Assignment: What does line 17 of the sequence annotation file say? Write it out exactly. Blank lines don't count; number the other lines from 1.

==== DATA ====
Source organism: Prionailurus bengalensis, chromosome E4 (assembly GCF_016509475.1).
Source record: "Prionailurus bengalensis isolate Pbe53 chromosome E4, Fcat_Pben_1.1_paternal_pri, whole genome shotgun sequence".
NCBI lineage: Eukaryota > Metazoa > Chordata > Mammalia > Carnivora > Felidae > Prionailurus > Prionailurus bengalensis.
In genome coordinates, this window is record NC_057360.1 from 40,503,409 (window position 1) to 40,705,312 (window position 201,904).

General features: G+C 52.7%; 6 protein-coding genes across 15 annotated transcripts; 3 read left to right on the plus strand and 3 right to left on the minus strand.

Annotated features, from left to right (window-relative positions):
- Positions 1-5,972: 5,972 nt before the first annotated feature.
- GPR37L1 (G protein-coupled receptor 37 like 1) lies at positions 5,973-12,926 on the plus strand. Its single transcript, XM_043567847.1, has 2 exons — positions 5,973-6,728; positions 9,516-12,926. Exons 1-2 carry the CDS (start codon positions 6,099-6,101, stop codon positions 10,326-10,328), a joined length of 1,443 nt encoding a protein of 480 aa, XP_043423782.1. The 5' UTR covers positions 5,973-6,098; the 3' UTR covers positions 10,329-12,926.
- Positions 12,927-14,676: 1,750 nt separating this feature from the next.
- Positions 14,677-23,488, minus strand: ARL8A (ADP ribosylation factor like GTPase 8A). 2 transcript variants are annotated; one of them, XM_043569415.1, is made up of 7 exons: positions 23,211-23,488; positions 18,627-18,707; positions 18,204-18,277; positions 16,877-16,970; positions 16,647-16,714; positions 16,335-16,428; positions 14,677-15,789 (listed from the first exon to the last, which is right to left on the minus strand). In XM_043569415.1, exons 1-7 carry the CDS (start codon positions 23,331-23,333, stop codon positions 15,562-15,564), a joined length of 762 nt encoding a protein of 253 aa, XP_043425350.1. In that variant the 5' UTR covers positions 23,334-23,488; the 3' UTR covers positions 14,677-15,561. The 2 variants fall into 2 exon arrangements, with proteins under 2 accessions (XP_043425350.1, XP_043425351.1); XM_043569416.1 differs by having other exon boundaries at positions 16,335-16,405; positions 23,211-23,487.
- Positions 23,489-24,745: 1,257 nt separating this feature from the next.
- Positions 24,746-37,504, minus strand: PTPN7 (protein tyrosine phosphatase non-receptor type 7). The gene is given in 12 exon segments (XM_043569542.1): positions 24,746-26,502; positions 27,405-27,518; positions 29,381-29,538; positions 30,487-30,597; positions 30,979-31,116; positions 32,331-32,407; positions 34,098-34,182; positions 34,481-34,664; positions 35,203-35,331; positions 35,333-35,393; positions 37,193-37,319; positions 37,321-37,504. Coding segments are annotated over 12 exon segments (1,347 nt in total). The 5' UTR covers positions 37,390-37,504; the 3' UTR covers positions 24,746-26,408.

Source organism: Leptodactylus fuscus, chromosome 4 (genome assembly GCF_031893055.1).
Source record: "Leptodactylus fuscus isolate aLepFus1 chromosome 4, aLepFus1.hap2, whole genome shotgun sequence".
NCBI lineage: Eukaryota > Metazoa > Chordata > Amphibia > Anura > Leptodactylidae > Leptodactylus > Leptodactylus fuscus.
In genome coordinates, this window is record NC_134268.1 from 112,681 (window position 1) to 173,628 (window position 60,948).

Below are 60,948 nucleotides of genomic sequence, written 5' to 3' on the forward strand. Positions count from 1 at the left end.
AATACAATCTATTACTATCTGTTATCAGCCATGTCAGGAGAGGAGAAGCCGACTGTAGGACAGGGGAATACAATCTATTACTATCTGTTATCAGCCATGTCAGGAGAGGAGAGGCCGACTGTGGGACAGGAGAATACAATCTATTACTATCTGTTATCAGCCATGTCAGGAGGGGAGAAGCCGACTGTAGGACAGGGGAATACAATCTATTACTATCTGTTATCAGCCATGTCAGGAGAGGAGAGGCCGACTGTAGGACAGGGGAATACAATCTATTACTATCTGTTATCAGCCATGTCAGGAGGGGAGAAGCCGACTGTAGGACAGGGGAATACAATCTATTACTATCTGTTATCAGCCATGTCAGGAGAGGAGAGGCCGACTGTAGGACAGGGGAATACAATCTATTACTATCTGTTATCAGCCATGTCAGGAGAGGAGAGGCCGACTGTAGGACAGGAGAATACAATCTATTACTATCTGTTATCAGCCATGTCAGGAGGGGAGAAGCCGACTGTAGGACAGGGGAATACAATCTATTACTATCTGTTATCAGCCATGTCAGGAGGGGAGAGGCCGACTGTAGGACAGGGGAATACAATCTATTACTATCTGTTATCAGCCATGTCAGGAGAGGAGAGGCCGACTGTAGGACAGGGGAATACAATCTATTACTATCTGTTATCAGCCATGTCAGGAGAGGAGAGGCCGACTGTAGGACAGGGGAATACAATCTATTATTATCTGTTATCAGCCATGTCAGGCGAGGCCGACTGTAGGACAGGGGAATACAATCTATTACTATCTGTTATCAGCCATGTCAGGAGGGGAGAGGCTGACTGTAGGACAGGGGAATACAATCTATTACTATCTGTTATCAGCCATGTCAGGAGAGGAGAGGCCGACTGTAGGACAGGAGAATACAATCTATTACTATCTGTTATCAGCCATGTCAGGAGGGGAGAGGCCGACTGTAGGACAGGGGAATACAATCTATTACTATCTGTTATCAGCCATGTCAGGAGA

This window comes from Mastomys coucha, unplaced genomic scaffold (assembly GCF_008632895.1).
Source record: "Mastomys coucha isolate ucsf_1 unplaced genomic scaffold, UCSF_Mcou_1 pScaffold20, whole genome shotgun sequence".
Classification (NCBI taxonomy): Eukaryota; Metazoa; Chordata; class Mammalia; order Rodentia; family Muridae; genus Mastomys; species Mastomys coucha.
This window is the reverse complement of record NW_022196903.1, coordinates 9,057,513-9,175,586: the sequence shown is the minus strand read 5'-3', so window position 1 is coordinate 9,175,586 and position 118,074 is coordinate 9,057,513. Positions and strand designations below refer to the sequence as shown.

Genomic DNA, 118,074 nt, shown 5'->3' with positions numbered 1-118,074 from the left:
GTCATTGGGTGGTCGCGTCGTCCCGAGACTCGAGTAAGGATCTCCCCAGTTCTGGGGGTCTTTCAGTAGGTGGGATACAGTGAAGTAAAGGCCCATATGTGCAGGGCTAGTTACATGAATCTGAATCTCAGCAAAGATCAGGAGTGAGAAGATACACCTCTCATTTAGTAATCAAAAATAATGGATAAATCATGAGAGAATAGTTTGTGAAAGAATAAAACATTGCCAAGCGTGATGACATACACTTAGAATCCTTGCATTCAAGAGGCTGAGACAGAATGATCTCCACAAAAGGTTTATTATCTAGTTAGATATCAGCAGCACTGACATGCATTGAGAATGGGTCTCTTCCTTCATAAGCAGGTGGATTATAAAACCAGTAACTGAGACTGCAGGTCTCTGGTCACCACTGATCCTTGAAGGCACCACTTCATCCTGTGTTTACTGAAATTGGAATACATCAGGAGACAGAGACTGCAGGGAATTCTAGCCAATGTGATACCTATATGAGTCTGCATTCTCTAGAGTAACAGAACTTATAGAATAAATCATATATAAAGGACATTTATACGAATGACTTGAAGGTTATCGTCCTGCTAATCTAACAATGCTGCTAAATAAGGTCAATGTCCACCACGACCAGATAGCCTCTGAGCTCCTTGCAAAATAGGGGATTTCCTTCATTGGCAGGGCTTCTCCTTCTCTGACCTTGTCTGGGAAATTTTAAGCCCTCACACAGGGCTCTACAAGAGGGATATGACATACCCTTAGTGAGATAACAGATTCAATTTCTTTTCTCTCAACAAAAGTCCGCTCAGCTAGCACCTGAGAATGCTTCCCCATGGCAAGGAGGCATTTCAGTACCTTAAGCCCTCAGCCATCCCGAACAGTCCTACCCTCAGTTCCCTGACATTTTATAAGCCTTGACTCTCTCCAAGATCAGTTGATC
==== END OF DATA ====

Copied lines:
Below are 60,948 nucleotides of genomic sequence, written 5' to 3' on the forward strand. Positions count from 1 at the left end.